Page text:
Position: QBHeight: 6’1″
Weight: 210 LBS
40 Time: 5.08
Vertical: N/ABroad Jump: 8’10”
Bench Press: 11
Projected Round: Undrafted (Ranked 831st overall according to CBS)
College Career: 5,233 yards, 32 TDs, and 27 INTs (over 4 years with BYU, Kansas, and Miami)Heaps had a very disappointing college career considering he was a five-star recruit and the top-ranked pocket-passer in his class. He started at BYU as a freshman, but lost his job to Riley Nelson as a sophomore. He transferred to Kansas and sat out a year (as per the NCAA transfer rules) before having mild success as the starter in 2013. He transferred to Miami as a graduate student ahead of last season, but was beat out for the starting job by true freshman Brad Kaaya.
What Others Say
Officially a New York Jet!! It’s truly an incredible feeling to have all the hard work and dedication pay off! #JETS
— Jake Heaps (@jtheaps9) May 11, 2015
The Jets typically sign one or two tryout players out of rookie minicamp. But Heaps [and Copeland] have a long way to go before they make the team or even the practice squad, between the rest of spring workouts and training camp. At this point, they are just additional bodies on the Jets’ offseason roster, before the team must start trimming in August, from 90 players on the roster to 75, and then eventually to 53.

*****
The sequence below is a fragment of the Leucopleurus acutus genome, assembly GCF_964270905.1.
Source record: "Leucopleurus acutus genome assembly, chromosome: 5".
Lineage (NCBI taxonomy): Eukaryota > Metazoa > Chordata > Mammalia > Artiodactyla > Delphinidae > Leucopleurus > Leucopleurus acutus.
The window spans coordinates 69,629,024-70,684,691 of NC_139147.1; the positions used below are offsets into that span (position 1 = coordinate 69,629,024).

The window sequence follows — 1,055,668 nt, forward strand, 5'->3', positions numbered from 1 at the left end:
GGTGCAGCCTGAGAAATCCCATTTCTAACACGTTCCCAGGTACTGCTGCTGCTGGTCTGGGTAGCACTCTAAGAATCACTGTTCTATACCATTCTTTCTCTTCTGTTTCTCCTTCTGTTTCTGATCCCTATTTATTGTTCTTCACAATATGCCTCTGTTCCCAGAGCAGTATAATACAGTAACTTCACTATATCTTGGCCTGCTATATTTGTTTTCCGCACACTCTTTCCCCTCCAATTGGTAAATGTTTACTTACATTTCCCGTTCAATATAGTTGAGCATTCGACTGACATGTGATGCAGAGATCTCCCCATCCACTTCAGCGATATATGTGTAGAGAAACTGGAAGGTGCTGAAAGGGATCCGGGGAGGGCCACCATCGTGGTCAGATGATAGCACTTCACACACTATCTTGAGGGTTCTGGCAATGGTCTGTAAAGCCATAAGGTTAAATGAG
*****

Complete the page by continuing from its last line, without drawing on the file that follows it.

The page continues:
—Darryl Slater May 11, 2015 (NJ.com)
Best Case Scenario: He has a strong showing in camp and can stick on as a 3rd-string QB elsewhere — with Geno Smith, Ryan Fitzpatrick, Bryce Petty, and Mat Simms, there is hard to see a future for Heaps in green and white.
Worst Case Scenario: He gets cut early in camp before even getting a chance to prove himself.
Analysis: Guys like Kurt Warner, Jeff Garcia, and Tony Romo do not grow on trees. In order to become a starter after going undrafted, you need either to have a special skill set that just happened to go unnoticed, or make exponential improvements to your game. Heaps is definitely not in that first category of having a special but unnoticed skill set. The five-star recruit out of high school has average arm strength, accuracy issues, and very poor mobility. These deficiencies cost him his starting job at BYU and are the reasons he never had any success at Kansas or Miami after he transferred. For Heaps to become a starter in this league, he is going to have to go the Austin Davis route — improve his game tremendously and hope for some injuries in front of him.